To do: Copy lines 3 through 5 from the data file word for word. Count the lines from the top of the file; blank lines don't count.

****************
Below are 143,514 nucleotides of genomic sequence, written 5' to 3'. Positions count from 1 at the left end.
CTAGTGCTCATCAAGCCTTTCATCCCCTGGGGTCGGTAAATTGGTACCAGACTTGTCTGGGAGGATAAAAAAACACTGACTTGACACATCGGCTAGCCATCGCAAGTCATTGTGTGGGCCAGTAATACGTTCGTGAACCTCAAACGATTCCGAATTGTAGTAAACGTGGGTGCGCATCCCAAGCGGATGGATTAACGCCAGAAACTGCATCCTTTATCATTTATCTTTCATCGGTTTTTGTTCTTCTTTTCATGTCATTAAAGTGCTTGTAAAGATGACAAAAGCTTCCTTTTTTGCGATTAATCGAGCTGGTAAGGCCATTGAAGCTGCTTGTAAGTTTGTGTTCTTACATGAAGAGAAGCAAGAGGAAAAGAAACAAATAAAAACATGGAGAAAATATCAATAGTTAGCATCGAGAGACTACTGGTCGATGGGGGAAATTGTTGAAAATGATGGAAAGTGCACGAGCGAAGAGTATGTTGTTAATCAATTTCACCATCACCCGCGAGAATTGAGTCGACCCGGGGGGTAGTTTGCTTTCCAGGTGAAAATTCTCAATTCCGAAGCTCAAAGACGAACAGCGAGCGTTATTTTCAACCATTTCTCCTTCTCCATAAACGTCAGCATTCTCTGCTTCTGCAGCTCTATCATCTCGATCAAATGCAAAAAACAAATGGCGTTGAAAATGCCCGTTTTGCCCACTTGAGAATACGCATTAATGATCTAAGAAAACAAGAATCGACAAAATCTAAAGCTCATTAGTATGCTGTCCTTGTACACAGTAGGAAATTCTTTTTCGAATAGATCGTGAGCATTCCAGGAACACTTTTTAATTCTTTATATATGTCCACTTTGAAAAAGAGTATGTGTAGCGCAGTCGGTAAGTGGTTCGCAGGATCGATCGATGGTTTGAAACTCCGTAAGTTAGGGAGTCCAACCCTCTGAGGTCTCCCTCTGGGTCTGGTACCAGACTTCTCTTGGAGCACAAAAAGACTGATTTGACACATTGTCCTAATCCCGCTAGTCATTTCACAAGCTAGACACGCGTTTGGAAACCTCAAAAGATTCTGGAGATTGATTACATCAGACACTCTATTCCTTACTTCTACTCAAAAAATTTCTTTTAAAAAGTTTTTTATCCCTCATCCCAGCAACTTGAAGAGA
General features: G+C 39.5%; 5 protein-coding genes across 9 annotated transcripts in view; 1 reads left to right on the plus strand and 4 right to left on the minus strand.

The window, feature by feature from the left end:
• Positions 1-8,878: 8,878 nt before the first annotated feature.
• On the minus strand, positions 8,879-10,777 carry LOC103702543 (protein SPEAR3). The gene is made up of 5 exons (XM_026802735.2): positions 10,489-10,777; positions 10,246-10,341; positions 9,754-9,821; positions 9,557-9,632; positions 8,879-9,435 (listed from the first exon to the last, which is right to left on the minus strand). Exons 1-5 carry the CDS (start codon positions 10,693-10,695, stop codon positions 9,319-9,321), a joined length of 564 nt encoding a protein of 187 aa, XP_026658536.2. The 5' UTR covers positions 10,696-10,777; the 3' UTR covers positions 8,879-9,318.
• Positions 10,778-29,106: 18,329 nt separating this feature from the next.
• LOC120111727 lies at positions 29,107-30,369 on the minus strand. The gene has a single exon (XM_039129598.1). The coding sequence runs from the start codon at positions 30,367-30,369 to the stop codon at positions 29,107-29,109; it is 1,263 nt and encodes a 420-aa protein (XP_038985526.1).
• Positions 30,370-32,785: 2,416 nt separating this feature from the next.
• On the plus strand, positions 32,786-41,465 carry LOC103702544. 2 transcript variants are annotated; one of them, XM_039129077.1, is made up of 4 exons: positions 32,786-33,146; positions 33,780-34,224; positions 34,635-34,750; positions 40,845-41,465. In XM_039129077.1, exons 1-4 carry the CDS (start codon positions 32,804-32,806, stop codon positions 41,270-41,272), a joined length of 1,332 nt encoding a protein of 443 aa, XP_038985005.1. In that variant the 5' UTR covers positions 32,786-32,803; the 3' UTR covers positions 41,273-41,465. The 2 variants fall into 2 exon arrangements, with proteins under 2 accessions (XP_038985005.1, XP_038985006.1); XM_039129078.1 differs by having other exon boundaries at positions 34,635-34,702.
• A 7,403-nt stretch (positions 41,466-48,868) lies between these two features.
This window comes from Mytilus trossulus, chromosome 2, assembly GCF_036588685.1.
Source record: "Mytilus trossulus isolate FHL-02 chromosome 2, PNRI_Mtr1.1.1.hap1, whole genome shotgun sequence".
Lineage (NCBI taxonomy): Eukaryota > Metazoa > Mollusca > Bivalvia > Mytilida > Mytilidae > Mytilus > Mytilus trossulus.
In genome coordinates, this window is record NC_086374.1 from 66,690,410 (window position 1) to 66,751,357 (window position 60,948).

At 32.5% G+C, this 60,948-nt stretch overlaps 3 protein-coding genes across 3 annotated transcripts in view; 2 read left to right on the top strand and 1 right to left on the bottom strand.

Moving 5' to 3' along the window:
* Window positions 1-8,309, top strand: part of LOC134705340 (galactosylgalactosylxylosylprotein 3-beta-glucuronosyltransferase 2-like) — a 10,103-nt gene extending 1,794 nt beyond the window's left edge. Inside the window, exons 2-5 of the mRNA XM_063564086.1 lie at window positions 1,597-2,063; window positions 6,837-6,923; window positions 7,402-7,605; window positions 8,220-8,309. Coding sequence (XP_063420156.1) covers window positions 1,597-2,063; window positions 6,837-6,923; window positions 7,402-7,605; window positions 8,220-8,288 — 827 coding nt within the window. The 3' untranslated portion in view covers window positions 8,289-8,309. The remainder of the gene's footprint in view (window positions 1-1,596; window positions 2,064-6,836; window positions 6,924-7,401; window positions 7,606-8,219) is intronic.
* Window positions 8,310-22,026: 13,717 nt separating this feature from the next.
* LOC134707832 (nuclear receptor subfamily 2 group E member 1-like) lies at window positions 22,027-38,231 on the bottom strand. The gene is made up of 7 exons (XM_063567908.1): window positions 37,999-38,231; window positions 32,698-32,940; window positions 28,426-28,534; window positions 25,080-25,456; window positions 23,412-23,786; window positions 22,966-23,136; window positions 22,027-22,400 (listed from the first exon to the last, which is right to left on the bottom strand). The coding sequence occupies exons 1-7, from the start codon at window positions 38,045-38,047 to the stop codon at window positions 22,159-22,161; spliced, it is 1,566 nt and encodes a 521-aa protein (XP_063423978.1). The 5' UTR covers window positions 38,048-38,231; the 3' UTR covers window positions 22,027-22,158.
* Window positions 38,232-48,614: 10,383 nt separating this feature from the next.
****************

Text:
General features: G+C 39.5%; 5 protein-coding genes across 9 annotated transcripts in view; 1 reads left to right on the plus strand and 4 right to left on the minus strand.

The window, feature by feature from the left end:
• Positions 1-8,878: 8,878 nt before the first annotated feature.